In Jamul Action Committee v. Chaudhuri, 2016 U.S. App. LEXIS 13104, the Ninth Circuit held that the National Environmental Protection Act (NEPA) did not apply to the Jamul Indian Village Casino project in Jamul, California due to an irreconcilable timing conflict between NEPA and the Indian Gaming Regulatory Act (IGRA).
The Jamul Indian Village (Tribe), a federally-recognized Indian tribe, has been planning the Casino for more than fifteen years. In the late 1990s, the Tribe enacted a gaming ordinance (GO) describing how it would operate a high-stakes gaming facility in Jamul. In 2013, the National Indian Gaming Commission (Commission) approved a revised GO for the project under the IGRA.
The Casino has been opposed by many individuals and organizations, including the Jamul Action Committee, the Jamul Community Church, and four residents of rural Jamul. This lawsuit against the Commission was the most recent attempt to stop the project. The project opponents argued that NEPA review should have been conducted before the Commission approved the revised GO in 2013. The district court held that a NEPA review was not required because the Commission’s approval was not a major federal action within the meaning of NEPA.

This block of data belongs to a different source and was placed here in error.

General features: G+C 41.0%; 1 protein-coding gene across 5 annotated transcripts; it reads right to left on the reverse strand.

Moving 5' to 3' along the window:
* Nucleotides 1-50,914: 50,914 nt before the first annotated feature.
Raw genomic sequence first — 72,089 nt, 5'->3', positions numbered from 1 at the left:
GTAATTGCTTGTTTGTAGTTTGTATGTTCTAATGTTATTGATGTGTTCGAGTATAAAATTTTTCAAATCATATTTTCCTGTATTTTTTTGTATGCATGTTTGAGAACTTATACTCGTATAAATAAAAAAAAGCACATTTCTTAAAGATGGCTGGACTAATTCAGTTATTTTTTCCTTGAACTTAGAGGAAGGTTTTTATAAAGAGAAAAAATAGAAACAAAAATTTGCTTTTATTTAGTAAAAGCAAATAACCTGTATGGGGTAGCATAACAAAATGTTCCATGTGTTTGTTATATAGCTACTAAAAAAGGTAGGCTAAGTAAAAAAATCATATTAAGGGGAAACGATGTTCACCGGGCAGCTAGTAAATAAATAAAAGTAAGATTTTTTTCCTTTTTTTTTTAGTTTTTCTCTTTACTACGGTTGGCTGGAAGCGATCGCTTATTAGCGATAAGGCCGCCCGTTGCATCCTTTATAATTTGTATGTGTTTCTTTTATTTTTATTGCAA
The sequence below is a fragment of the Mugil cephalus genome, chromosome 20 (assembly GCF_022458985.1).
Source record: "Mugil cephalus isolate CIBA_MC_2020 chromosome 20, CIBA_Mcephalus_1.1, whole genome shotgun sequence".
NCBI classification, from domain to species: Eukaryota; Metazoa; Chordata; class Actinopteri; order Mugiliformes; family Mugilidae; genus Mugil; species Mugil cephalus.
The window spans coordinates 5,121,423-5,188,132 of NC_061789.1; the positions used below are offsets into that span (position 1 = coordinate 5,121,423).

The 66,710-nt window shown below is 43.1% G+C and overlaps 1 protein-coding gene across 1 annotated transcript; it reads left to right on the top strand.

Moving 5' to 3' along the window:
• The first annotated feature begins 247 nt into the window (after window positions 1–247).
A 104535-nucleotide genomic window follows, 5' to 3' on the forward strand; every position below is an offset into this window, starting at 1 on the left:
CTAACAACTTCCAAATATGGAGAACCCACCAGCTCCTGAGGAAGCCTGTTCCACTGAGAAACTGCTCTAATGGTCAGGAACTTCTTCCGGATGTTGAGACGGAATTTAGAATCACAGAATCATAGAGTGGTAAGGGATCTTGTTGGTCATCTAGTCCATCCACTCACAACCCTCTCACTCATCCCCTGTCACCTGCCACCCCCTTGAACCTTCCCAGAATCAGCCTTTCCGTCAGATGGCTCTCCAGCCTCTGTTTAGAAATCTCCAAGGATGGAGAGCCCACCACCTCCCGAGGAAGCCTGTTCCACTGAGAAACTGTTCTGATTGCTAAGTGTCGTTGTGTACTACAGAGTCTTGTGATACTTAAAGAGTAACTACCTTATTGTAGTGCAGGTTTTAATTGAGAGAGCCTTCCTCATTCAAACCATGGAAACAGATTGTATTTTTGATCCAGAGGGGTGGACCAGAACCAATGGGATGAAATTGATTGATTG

The Ninth Circuit affirmed the district court’s decision, but on different grounds. The appellate court, citing Flint Ridge Development Company v. Scenic Rivers Association of Oklahoma (1976) 426 U.S. 776, held that a NEPA review was not required due to an irreconcilable and fundamental conflict between IGRA and NEPA. The court reasoned that it was impossible for the Commission to comply with both statutes. The shortest time frame in which an EIS could be prepared under the NEPA statutory scheme was 120 days. But under IGRA, the Commission was required to approve the revised GO within 90 days of receiving it, a timeline controlled by Congress and triggered by the action of the Tribe.
Key Point: An agency may not be required to prepare an EIS, even for a major federal action, if an irreconcilable and fundamental conflict exists between NEPA and another applicable substantive statute. Such a conflict exists when a statute mandates a fixed deadline that is too short to allow the agency to comply with NEPA and the deadline and action triggering the deadline are not within the agency’s control.